Can a Delaware Series LLC Operate in Other States?

The Series LLC originated in Delaware in 1996, and the Diamond State remains the best state to form a Series LLC today. Curious entrepreneurs often ask whether a Delaware Series LLC can operate in other states. More specifically, can a Delaware Series LLC operate in states without laws expressly authorizing Series LLCs?

The Series LLC was once unknown and relatively new. Now many entrepreneurs are comfortable using the Delaware Series LLC in non-series states. How is this entity type treated outside of Delaware? We cover what you need to know if you want to operate a Delaware Series LLC in other states.

Can a Delaware Series LLC Do Business in Other States?

A Delaware Series LLC is able to do business in any state. However, it is not abundantly clear whether each state will afford a Delaware Series LLC the same liability protections provided by the Delaware LLC Act.

States generally cannot discriminate against business entities from other states. However, some people question whether Series LLCs will be treated differently by states that have not passed laws specifically authorizing Series LLCs. This has caused some entrepreneurs to feel uncertain whether these “non-series” states will respect the internal liability protections afforded to Delaware Series LLCs.

How to Operate a Delaware Series LLC in Other States

Many states require Delaware Series LLCs with employees or offices in that state to undergo a qualification process before receiving authority to do business. This typically involves appointing a Registered Agent for the Series LLC in the foreign state.

Which States Allow Series LLCs?

Approximately 20 states currently have some kind of law authorizing Series LLCs. The most popular states to form a Series LLC in are Delaware, Texas, and Illinois. Other popular states with Series LLC laws include Nevada, Tennessee, Iowa, and Oklahoma.

Increased interest from serial entrepreneurs has motivated more states to adopt Series LLC laws. In 2020, South Dakota introduced amendments to its Uniform Limited Liability Company Act to allow for Series LLCs. Florida is another state making progress towards introducing Series LLCs.

Some states without Series LLC laws have passed legislation explicitly stating that they will recognize foreign Series LLCs from other states. One example is Pennsylvania, which requires state courts to respect the limited liability protections afforded to Delaware Series LLCs.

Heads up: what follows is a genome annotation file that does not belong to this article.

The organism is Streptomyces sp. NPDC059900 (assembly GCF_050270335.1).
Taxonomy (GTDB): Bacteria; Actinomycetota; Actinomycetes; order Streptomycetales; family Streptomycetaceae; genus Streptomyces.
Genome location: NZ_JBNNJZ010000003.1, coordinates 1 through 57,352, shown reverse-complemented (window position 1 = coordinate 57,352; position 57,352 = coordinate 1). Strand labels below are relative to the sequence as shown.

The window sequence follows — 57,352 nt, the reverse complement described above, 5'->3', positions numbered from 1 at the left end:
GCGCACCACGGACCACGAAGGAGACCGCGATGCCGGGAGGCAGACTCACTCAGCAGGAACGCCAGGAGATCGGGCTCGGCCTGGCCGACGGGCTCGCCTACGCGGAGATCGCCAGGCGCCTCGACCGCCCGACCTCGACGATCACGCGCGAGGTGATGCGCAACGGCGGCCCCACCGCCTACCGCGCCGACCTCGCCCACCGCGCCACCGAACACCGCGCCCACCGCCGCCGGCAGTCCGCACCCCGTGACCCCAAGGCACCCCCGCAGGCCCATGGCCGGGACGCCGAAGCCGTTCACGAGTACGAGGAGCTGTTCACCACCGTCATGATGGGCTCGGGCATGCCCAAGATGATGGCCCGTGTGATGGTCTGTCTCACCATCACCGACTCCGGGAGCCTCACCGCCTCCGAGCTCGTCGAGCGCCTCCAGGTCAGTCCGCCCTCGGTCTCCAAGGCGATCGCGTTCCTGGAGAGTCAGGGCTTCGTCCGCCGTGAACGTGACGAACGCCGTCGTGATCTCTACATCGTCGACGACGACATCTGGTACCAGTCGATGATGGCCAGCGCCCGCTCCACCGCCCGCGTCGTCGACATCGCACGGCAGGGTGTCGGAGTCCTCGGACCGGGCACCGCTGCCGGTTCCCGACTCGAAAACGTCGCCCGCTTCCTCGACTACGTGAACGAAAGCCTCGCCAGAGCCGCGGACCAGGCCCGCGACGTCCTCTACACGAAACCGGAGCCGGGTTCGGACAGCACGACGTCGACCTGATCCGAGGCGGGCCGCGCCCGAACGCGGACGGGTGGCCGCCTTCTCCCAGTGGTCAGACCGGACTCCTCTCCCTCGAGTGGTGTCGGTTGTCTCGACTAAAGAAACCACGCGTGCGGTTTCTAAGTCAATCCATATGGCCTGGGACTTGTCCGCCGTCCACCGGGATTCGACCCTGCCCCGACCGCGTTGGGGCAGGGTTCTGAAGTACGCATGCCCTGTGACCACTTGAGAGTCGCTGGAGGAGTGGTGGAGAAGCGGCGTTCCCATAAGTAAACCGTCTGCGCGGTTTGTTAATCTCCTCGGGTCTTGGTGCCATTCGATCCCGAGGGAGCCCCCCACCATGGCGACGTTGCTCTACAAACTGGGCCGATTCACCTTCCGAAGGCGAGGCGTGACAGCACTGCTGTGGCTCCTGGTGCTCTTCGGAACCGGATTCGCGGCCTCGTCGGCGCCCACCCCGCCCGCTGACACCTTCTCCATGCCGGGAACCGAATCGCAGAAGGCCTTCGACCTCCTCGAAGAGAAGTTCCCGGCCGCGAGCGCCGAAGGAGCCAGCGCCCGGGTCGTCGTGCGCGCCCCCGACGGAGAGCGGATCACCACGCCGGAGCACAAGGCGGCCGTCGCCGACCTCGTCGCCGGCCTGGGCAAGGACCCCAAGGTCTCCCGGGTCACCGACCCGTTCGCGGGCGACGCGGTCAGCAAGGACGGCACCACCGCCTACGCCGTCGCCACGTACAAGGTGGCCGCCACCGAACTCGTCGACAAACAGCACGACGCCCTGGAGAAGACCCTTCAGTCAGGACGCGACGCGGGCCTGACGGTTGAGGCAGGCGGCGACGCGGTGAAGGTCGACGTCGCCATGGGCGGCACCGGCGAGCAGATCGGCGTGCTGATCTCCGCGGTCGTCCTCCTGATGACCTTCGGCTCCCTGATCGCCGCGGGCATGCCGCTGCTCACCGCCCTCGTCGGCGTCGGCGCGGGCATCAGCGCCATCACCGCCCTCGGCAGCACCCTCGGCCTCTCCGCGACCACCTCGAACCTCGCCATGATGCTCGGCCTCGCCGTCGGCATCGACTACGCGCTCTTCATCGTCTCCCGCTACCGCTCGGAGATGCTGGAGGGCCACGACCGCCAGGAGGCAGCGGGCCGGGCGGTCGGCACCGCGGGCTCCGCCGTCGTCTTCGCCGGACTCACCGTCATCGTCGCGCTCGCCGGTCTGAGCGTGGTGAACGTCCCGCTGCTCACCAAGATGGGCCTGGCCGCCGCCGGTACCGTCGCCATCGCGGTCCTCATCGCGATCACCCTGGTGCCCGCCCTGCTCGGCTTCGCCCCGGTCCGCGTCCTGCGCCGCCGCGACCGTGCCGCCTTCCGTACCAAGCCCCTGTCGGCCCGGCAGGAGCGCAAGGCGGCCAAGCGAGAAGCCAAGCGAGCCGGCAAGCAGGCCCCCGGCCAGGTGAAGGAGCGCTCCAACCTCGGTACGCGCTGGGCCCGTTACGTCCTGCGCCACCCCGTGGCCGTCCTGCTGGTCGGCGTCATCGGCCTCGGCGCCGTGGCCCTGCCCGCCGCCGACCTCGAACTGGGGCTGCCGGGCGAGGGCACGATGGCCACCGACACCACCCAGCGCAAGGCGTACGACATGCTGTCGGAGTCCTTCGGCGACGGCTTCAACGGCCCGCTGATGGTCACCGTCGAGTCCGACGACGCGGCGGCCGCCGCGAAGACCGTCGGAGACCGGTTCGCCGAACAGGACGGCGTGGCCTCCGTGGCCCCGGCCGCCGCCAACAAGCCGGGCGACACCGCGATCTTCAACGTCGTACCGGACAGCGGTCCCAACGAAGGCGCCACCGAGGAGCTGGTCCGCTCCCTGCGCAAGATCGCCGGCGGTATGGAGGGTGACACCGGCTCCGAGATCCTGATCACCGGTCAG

Other states have chosen to allow Delaware Series LLCs to do business, but currently treat protected series as separate entities. In some instances, this means separate franchise tax obligations. California is a prime example. California allows Delaware Series LLCs, however, the California Franchise Tax Board has declared it will charge an $800 fee for each protected series doing business in the state.

Why Don’t All States Allow Series LLCs?

Generally, legislation is slow to catch up with innovation. The traditional LLC was first introduced in the state of Wyoming in 1977. It took nearly 30 years for all 50 states and Puerto Rico to pass their own LLC statutes.

Series LLCs have been around for over 20 years, however, some of the complexities surrounding their ability to create protected series has slowed adoption by some states. Many lawyers and state legislatures may simply not understand Series LLC. Moreover, the business community in these states may not be showing interest in these entities.

Another roadblock is uniformity. States often draft LLC laws with the goal of making it easy for LLCs to do business in other states. This becomes challenging when laws are completely different in each state. State legislatures often turn to adopting recommendations made by the Uniform Law Commission (ULC).

The ULC has made progress towards introducing uniformity to the Series LLC space through the Uniform Protected Series Act (UPSA). Published in 2017, the UPSA combines features of Series LLC laws from multiple states and offers guidance for states to craft their own laws. Many states, including Arkansas, have adopted the Uniform Protected Series Act by implementing some of its key tenets into their own LLC Acts.

What Case Law Is There About Series LLCs?

Critics of the Series LLC point to the fact that few state courts have actually published opinions addressing Series LLCs. This creates uncertainty about how judicial systems may handle disputes involving Series LLCs.

Some legal practitioners are cautious about operating Delaware Series LLCs because they find a lack of case law makes judicial outcomes less predictable. A more positive approach is to view a lack of case law as a favorable sign that few Delaware Series LLCs have ended in disputes.